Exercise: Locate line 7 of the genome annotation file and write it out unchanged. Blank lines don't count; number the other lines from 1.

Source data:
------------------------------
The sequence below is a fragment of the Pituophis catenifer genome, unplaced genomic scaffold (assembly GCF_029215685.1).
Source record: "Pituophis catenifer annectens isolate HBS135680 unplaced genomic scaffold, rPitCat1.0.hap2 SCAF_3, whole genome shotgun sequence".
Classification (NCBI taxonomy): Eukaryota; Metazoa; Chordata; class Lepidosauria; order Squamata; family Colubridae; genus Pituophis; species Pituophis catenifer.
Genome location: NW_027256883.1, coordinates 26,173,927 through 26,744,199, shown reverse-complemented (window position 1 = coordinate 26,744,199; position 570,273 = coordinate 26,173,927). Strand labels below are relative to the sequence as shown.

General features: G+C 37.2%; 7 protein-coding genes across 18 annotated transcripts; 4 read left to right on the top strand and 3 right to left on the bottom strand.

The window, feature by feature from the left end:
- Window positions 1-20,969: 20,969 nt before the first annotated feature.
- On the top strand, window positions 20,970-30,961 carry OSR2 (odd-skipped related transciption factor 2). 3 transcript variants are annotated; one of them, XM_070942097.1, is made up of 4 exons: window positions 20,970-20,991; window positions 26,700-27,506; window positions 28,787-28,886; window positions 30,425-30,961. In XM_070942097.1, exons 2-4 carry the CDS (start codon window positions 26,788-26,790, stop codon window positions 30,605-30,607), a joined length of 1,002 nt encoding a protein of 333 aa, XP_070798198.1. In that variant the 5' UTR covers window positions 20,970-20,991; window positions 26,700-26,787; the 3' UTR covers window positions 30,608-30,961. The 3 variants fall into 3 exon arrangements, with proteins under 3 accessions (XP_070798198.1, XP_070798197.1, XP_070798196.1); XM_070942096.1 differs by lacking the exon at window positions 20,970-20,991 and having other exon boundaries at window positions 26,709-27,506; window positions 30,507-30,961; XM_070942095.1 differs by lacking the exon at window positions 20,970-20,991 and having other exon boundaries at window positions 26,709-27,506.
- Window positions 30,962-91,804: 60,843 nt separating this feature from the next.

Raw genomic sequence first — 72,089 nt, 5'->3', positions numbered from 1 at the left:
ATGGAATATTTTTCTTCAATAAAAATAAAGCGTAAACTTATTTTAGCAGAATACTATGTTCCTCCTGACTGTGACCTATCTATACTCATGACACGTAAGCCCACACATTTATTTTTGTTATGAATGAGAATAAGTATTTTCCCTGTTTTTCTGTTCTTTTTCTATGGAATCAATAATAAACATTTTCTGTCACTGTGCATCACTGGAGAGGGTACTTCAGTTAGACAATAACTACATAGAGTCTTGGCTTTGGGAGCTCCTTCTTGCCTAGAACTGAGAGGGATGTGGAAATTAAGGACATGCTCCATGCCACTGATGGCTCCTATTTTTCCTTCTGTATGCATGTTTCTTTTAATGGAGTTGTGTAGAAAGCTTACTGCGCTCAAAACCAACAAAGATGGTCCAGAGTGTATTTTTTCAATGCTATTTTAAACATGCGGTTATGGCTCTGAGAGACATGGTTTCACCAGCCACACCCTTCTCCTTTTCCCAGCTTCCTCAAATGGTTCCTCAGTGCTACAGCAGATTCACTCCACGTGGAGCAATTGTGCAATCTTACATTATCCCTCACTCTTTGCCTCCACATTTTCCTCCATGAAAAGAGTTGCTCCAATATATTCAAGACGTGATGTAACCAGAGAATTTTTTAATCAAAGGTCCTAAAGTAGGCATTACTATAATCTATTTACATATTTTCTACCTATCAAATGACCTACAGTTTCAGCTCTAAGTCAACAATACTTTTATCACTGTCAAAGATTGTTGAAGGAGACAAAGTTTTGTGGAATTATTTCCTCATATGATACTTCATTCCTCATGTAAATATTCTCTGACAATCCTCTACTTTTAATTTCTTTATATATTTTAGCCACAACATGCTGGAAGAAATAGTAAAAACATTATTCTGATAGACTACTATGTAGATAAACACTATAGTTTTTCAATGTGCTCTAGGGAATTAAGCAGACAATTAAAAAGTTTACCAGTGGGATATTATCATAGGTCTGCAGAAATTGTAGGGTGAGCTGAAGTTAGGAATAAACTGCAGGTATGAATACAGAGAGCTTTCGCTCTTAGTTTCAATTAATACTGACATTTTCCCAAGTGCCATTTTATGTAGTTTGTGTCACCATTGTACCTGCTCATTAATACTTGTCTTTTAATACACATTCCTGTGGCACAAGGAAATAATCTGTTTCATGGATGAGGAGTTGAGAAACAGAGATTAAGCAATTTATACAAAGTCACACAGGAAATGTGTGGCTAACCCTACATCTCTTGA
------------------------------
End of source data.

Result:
- Window positions 1-20,969: 20,969 nt before the first annotated feature.